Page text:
There are 4.8 million student-parents enrolled in universities across the U.S. They make up 26% of the undergraduate population, but only 28% complete their degree, according to the Institute for Women’s Policy Research.
Mass communication seniors Elise Armand, Sarah Grobety, Hannah Kleinpeter*, Dena Winegeart* and Delaney Wismans and junior Lynne Bunch* founded Supporting Parents on Campus in their political communication capstone class with Manship Chair and professor Robert Mann.
The group’s mission is to work toward making the University a more accommodating and conducive environment for student-parents, pregnant students and students with pregnancy-related conditions to foster their success at the undergraduate and graduate level.
“I realized how big of a group this is on campus, not just at LSU but nationwide,” Armand said. “I think it is very important that LSU equips all students to succeed academically no matter what challenges they are facing.”
When the group began researching what unique obstacles student-parents and pregnant students face on campus, they found the University-wide attendance policy, outlined in Policy Statement 22, had a glaring deficiency.
Although the attendance policy states illness and serious family emergency are valid excuses for absence, it fails to list illness of a dependent family member or pregnancy-related conditions as excused absences.
“If my son is sick and I’m the only one in charge of him at the moment, I have no other choice but to stay with him,” student-parent and mass communication sophomore Kerrell Robinson* said in an interview with the group. “Him being sick is the same as me being sick. If he’s out of commission, so am I.”
Due to this oversight, pregnant students and student-parents are often forced to share overly personal and sometimes HIPAA privacy-protected information with professors to advocate for excused absence on their own behalf. Pregnant students and student-parents who are not comfortable sharing the intimate details of their or their child’s life can face failing grades, delayed graduation or even forced withdrawal.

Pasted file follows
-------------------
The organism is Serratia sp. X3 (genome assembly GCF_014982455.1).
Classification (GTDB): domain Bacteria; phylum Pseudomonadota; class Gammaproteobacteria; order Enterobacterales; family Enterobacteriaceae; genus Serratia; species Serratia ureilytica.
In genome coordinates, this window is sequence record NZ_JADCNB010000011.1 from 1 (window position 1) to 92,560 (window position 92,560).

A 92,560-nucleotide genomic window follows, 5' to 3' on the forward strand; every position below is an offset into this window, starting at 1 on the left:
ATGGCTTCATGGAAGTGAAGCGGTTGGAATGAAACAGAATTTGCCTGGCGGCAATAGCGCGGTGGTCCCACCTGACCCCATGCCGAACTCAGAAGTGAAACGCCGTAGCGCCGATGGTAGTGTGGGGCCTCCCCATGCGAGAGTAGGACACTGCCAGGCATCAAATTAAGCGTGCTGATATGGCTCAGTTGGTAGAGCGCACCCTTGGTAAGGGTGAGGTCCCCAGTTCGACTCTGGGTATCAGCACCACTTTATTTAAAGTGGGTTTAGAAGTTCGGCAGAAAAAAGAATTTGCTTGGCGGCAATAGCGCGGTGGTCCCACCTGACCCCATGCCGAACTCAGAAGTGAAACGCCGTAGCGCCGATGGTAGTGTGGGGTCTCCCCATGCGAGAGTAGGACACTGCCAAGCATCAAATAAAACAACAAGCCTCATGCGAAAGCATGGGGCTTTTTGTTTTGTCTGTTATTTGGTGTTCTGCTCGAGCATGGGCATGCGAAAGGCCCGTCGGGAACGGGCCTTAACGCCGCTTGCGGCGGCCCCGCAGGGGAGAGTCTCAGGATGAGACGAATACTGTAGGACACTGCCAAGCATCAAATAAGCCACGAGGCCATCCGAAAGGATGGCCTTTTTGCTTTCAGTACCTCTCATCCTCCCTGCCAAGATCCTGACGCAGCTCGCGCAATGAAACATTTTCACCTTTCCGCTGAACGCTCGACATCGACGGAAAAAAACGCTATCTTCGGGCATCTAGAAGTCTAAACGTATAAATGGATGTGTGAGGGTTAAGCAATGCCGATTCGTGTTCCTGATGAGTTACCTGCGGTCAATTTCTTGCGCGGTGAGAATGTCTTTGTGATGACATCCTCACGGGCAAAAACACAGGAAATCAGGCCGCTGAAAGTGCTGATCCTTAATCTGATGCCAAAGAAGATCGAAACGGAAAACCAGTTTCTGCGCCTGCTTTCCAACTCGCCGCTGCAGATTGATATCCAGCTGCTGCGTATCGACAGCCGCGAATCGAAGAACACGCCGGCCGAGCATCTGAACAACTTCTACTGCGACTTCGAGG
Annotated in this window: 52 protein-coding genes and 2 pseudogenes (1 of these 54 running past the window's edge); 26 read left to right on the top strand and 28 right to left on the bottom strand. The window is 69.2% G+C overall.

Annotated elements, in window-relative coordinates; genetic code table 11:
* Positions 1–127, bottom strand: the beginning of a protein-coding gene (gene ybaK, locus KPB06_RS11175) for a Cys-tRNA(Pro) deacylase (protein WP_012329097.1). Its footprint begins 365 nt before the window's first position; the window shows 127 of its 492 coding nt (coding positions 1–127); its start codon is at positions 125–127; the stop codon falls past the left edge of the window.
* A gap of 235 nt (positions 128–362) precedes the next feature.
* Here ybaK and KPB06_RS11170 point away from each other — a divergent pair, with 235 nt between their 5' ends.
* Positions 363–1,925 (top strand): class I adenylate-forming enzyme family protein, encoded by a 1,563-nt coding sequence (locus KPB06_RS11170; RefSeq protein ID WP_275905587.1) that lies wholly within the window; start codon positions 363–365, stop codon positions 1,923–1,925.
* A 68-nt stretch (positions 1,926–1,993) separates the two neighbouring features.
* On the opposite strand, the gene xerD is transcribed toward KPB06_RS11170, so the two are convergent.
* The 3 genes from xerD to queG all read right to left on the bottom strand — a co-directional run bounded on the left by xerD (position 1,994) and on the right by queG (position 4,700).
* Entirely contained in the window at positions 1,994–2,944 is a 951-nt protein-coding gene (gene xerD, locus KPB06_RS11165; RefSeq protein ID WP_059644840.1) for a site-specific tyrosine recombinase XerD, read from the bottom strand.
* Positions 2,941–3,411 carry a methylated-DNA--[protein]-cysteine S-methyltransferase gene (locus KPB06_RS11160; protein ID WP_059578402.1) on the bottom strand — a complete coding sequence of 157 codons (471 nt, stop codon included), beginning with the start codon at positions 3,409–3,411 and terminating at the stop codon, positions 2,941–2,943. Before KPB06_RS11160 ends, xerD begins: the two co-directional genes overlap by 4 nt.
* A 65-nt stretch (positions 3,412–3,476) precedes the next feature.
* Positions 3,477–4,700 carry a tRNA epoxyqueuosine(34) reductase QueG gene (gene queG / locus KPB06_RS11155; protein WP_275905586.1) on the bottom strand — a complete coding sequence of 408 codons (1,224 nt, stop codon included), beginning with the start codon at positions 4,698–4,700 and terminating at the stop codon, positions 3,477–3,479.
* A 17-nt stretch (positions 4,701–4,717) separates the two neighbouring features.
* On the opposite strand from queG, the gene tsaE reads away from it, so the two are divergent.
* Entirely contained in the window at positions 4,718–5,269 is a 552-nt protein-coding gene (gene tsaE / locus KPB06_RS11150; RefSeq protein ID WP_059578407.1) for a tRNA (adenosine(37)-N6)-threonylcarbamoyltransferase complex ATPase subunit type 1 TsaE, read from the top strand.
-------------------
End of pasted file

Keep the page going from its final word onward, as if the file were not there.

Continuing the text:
The group advocates for professors to include the following in their syllabi as valid excuses for absence in addition to those stated in PS-22:
•Illness of a dependent family member
•Pregnancy (childbirth, false pregnancy, termination of pregnancy and recovery therefrom) and related conditions for so long a period of time as is deemed medically necessary by the student’s physician
The group found other peer institutions, such as Texas A&M, University of South Carolina and Mississippi State University, have university-wide attendance policies that do include these in reasons for excused absences.
Because excused absences are up to the discretion of individual professors, the group decided the best place to start was by speaking directly with individual Manship professors. So far, they have the support of 20 Manship School of Mass Communication professors who pledged to adopt the proposed language into their syllabus and the number is growing.
Many of the professors have offered to speak about this in faculty meetings to spread awareness. They also have a professor willing to speak with Faculty Senate about the initiative.
“I think it was really smart to focus on one school and get almost the whole faculty on board. I hope it doesn’t die with them,” Mann said. “I hope another group will pick it up and try to spread it across campus.”
The group has corresponded with the University’s registrar’s office and they said they are drafting new language for PS-22, but do not have an official timeline. The University’s attendance policy has not been updated since 2007.
Through research, the group also found that if a single mother gets a college degree, it increases the likelihood her child will go to college. An increase in “positive parenting behaviors” shows improved outcomes for children. This is even when controlling for socioeconomic factors related to college access.
The group found that the most common reason a woman chooses to have an abortion is because of the interference with her work or education. That makes it imperative that institutions consider helping the 4.8 million students in the U.S. who are parents, including requiring professors to offer more flexibility on assignments and absences.
Armand, Bunch, Grobety, Kleinpeter, Winegeart and Wismans hope the group that takes over their initiative next semester continues to put pressure on the University to incorporate their proposed language and expedite the new draft.
*Editor’s Note: Lynne Bunch and Hannah Kleinpeter are current employees of The Reveille. Dena Winegeart and Kerrell Robinson are former employees.